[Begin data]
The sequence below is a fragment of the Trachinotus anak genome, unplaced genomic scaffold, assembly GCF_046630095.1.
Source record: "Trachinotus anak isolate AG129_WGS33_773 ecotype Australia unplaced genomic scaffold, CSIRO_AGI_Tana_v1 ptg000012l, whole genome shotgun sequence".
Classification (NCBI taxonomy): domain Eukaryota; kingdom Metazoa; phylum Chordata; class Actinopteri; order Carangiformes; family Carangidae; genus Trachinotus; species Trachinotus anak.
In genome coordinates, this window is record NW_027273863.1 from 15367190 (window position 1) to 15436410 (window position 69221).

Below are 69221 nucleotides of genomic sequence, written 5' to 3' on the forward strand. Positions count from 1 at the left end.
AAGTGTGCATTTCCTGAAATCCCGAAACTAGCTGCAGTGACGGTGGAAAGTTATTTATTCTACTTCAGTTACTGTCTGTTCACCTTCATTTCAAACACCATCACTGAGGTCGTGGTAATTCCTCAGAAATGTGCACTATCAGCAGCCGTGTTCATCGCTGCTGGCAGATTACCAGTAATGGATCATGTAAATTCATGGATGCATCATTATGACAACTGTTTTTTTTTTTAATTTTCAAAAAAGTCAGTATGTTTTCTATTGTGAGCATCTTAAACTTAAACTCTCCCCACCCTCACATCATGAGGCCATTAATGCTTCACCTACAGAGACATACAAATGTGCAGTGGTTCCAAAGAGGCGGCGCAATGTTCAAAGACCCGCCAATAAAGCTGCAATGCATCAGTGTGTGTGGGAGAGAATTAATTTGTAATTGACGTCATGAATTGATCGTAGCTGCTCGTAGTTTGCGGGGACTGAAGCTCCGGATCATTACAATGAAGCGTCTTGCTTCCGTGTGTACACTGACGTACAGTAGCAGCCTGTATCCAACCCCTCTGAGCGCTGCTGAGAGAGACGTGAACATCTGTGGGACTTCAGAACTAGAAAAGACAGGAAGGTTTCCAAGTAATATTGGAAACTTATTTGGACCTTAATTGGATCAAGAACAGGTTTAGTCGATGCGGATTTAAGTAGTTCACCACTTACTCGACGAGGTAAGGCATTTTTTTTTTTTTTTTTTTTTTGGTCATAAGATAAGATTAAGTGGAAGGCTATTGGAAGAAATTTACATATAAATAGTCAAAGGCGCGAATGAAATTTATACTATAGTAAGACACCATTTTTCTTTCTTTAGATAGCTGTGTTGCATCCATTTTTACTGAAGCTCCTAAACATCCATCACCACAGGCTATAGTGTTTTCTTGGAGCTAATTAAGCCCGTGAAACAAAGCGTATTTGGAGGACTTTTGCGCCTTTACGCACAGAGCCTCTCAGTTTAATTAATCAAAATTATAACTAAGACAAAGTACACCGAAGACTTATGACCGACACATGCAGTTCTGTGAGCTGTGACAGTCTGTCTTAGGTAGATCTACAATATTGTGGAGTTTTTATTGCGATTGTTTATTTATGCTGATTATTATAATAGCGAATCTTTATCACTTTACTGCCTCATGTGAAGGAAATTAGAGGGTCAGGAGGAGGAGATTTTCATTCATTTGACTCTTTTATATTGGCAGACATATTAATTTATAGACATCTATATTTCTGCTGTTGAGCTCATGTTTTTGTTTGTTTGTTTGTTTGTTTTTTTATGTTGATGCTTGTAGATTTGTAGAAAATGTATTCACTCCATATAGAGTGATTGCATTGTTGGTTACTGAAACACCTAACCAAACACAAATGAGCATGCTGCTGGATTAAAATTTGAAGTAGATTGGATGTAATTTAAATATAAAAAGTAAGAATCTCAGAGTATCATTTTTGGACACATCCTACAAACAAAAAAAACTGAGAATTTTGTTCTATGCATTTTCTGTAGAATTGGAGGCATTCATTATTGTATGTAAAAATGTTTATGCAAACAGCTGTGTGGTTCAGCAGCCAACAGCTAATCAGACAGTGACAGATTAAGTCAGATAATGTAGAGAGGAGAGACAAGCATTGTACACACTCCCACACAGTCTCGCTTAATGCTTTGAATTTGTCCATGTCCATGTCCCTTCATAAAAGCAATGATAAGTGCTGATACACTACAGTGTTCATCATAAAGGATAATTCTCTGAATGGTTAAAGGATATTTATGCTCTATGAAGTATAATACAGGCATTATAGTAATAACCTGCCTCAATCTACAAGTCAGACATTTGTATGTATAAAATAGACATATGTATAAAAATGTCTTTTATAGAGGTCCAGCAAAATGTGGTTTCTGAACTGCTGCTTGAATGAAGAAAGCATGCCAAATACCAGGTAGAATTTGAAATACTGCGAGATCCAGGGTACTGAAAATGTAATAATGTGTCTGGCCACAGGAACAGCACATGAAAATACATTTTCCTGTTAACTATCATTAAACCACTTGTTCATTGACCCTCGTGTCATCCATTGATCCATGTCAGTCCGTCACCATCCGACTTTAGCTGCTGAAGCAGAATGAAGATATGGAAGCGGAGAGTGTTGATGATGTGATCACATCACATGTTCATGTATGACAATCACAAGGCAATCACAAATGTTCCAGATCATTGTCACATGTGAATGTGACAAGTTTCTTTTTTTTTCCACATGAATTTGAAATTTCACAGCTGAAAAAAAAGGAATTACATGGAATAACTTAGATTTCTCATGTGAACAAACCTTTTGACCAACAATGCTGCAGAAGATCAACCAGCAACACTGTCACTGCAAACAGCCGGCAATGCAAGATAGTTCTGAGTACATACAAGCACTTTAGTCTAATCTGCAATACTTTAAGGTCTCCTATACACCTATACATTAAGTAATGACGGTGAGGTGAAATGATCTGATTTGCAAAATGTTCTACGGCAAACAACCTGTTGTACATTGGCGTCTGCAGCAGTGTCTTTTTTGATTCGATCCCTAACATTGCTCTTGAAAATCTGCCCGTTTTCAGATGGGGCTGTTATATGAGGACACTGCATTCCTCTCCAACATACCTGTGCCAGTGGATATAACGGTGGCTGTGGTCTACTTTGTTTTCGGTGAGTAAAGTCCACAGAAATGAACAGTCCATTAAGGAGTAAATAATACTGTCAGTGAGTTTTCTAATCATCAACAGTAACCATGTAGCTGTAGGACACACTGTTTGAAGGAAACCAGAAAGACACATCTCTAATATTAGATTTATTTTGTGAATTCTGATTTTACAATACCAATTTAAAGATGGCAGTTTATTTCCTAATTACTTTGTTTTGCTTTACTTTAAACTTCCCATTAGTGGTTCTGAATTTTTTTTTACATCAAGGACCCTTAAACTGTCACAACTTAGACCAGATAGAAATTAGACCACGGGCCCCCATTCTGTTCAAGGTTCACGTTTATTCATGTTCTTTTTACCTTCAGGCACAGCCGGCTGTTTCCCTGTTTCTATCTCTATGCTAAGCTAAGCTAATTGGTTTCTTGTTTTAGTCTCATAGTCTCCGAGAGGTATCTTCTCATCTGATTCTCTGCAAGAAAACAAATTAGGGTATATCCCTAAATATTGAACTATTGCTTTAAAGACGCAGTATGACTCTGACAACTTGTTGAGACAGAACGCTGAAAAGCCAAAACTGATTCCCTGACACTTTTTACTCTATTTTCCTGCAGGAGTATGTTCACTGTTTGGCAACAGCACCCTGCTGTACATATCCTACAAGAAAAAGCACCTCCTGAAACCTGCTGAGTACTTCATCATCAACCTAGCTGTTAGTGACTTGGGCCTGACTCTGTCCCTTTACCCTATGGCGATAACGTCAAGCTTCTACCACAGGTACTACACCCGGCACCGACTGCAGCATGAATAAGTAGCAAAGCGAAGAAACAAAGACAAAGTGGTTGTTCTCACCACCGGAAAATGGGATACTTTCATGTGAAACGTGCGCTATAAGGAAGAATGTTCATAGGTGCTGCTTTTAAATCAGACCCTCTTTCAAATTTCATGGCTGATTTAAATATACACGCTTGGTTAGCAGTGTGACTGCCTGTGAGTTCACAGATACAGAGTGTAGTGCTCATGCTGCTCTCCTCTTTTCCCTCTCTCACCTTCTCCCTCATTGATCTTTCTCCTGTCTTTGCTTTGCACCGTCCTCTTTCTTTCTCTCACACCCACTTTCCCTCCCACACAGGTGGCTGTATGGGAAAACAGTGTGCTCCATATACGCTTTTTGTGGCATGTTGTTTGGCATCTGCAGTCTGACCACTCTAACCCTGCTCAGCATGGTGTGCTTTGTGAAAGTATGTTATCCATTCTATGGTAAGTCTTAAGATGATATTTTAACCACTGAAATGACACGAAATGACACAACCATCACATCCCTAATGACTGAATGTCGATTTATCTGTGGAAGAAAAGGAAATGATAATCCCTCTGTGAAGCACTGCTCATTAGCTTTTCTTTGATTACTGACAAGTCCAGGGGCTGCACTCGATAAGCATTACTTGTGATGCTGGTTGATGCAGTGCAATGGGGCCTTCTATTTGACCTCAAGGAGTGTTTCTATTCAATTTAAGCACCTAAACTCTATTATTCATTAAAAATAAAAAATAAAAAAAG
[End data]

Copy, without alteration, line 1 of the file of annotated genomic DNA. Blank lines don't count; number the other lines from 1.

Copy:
The sequence below is a fragment of the Trachinotus anak genome, unplaced genomic scaffold, assembly GCF_046630095.1.